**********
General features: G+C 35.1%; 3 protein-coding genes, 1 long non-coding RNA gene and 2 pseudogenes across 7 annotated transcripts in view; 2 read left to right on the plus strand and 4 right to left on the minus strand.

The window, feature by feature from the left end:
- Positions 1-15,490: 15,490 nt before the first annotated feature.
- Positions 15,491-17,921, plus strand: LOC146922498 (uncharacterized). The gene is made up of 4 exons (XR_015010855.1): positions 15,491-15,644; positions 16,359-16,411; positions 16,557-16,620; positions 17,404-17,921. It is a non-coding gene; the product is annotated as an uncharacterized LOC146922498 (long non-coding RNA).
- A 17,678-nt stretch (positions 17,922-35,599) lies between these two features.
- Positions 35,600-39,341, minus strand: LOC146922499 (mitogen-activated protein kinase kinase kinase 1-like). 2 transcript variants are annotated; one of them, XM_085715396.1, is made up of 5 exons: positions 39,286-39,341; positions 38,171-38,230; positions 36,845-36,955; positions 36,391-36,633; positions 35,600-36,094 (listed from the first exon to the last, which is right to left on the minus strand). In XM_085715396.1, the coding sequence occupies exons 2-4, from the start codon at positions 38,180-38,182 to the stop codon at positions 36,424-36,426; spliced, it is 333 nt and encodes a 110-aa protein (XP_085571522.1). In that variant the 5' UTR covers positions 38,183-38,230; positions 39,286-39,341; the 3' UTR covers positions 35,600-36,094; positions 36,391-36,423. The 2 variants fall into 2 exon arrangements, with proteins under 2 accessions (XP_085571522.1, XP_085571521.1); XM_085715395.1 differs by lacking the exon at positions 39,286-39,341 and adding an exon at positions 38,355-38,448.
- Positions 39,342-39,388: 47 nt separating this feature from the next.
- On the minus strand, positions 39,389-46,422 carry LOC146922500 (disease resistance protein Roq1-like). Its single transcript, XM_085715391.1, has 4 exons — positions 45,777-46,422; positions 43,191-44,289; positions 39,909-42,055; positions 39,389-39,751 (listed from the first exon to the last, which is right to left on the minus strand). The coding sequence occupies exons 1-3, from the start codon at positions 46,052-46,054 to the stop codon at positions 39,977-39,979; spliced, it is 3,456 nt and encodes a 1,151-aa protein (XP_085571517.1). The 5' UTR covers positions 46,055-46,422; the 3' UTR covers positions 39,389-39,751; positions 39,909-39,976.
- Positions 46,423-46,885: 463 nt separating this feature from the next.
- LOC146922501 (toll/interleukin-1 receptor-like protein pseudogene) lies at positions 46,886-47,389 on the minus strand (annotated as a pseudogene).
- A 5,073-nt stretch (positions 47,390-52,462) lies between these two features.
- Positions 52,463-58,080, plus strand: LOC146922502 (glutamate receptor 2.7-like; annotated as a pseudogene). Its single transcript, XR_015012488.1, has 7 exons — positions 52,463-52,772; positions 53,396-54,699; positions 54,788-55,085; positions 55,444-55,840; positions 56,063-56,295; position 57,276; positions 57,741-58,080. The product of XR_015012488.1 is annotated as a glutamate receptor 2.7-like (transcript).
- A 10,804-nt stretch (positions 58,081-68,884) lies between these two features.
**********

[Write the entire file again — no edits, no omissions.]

General features: G+C 35.1%; 3 protein-coding genes, 1 long non-coding RNA gene and 2 pseudogenes across 7 annotated transcripts in view; 2 read left to right on the plus strand and 4 right to left on the minus strand.

The window, feature by feature from the left end:
- Positions 1-15,490: 15,490 nt before the first annotated feature.
- Positions 15,491-17,921, plus strand: LOC146922498 (uncharacterized). The gene is made up of 4 exons (XR_015010855.1): positions 15,491-15,644; positions 16,359-16,411; positions 16,557-16,620; positions 17,404-17,921. It is a non-coding gene; the product is annotated as an uncharacterized LOC146922498 (long non-coding RNA).
- A 17,678-nt stretch (positions 17,922-35,599) lies between these two features.
- Positions 35,600-39,341, minus strand: LOC146922499 (mitogen-activated protein kinase kinase kinase 1-like). 2 transcript variants are annotated; one of them, XM_085715396.1, is made up of 5 exons: positions 39,286-39,341; positions 38,171-38,230; positions 36,845-36,955; positions 36,391-36,633; positions 35,600-36,094 (listed from the first exon to the last, which is right to left on the minus strand). In XM_085715396.1, the coding sequence occupies exons 2-4, from the start codon at positions 38,180-38,182 to the stop codon at positions 36,424-36,426; spliced, it is 333 nt and encodes a 110-aa protein (XP_085571522.1). In that variant the 5' UTR covers positions 38,183-38,230; positions 39,286-39,341; the 3' UTR covers positions 35,600-36,094; positions 36,391-36,423. The 2 variants fall into 2 exon arrangements, with proteins under 2 accessions (XP_085571522.1, XP_085571521.1); XM_085715395.1 differs by lacking the exon at positions 39,286-39,341 and adding an exon at positions 38,355-38,448.
- Positions 39,342-39,388: 47 nt separating this feature from the next.
- On the minus strand, positions 39,389-46,422 carry LOC146922500 (disease resistance protein Roq1-like). Its single transcript, XM_085715391.1, has 4 exons — positions 45,777-46,422; positions 43,191-44,289; positions 39,909-42,055; positions 39,389-39,751 (listed from the first exon to the last, which is right to left on the minus strand). The coding sequence occupies exons 1-3, from the start codon at positions 46,052-46,054 to the stop codon at positions 39,977-39,979; spliced, it is 3,456 nt and encodes a 1,151-aa protein (XP_085571517.1). The 5' UTR covers positions 46,055-46,422; the 3' UTR covers positions 39,389-39,751; positions 39,909-39,976.
- Positions 46,423-46,885: 463 nt separating this feature from the next.
- LOC146922501 (toll/interleukin-1 receptor-like protein pseudogene) lies at positions 46,886-47,389 on the minus strand (annotated as a pseudogene).
- A 5,073-nt stretch (positions 47,390-52,462) lies between these two features.
- Positions 52,463-58,080, plus strand: LOC146922502 (glutamate receptor 2.7-like; annotated as a pseudogene). Its single transcript, XR_015012488.1, has 7 exons — positions 52,463-52,772; positions 53,396-54,699; positions 54,788-55,085; positions 55,444-55,840; positions 56,063-56,295; position 57,276; positions 57,741-58,080. The product of XR_015012488.1 is annotated as a glutamate receptor 2.7-like (transcript).
- A 10,804-nt stretch (positions 58,081-68,884) lies between these two features.